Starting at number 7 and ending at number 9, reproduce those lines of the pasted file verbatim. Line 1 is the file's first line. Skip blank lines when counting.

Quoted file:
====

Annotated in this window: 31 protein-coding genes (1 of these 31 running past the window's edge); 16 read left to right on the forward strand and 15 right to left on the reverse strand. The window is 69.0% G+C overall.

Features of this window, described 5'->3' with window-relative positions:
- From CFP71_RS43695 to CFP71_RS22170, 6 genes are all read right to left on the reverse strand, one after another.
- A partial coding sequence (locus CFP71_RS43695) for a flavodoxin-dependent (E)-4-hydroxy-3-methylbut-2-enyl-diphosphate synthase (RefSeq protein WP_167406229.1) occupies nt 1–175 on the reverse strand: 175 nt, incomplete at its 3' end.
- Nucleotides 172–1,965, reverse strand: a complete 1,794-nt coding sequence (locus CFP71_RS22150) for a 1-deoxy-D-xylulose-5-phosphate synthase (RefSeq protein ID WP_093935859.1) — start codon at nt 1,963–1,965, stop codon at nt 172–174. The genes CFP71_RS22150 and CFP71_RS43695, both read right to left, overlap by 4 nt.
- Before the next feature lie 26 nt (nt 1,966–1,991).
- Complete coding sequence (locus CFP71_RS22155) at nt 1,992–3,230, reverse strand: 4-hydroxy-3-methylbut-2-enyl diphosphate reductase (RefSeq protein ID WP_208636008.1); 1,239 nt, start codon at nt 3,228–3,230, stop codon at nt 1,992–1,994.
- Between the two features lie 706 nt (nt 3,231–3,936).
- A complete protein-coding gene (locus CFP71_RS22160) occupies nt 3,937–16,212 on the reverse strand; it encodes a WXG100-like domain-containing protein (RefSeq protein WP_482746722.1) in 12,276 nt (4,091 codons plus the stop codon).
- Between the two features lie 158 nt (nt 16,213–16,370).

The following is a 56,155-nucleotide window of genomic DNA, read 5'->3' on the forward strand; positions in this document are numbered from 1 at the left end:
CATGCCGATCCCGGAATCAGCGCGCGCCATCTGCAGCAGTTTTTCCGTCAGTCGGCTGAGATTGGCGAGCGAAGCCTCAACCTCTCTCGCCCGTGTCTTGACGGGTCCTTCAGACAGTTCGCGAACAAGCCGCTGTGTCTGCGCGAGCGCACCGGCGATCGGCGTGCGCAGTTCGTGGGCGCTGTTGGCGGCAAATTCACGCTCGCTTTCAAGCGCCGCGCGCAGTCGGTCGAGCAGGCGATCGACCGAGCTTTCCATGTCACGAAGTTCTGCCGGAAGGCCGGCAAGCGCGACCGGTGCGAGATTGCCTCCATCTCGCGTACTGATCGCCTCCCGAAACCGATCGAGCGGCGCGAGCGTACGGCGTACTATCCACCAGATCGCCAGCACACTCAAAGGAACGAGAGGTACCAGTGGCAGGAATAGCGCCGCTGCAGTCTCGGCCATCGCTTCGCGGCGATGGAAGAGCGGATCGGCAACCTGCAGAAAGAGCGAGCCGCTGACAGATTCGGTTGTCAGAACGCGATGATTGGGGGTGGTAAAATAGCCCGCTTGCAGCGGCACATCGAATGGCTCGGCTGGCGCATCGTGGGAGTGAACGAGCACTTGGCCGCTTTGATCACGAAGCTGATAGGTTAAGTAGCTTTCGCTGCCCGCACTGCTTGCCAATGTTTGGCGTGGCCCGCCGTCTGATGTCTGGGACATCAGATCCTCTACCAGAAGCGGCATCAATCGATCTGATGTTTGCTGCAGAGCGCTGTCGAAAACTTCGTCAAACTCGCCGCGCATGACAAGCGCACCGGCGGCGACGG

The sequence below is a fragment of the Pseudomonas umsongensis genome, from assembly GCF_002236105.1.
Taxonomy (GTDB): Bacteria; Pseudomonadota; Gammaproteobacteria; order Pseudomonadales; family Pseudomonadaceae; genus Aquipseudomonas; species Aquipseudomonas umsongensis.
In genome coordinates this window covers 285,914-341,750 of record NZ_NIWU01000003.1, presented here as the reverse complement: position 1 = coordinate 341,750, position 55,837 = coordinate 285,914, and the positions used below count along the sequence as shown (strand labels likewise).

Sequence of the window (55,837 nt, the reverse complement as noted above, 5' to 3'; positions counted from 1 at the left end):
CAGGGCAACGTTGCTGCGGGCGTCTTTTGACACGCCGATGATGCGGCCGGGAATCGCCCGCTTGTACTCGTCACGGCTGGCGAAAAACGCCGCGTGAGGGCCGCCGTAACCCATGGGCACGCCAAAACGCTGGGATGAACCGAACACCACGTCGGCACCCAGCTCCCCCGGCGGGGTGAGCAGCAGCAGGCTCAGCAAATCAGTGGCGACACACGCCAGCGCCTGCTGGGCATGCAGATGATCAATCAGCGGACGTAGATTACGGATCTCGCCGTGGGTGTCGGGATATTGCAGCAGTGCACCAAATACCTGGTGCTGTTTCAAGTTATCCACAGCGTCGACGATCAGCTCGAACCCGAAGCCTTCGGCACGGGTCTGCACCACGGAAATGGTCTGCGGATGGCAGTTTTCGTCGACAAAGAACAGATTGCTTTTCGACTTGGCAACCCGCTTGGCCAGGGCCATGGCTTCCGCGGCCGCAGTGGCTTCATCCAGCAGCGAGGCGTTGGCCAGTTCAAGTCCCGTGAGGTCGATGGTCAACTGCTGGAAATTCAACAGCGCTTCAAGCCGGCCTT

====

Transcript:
- Complete coding sequence (locus CFP71_RS22155) at nt 1,992–3,230, reverse strand: 4-hydroxy-3-methylbut-2-enyl diphosphate reductase (RefSeq protein ID WP_208636008.1); 1,239 nt, start codon at nt 3,228–3,230, stop codon at nt 1,992–1,994.
- Between the two features lie 706 nt (nt 3,231–3,936).
- A complete protein-coding gene (locus CFP71_RS22160) occupies nt 3,937–16,212 on the reverse strand; it encodes a WXG100-like domain-containing protein (RefSeq protein WP_482746722.1) in 12,276 nt (4,091 codons plus the stop codon).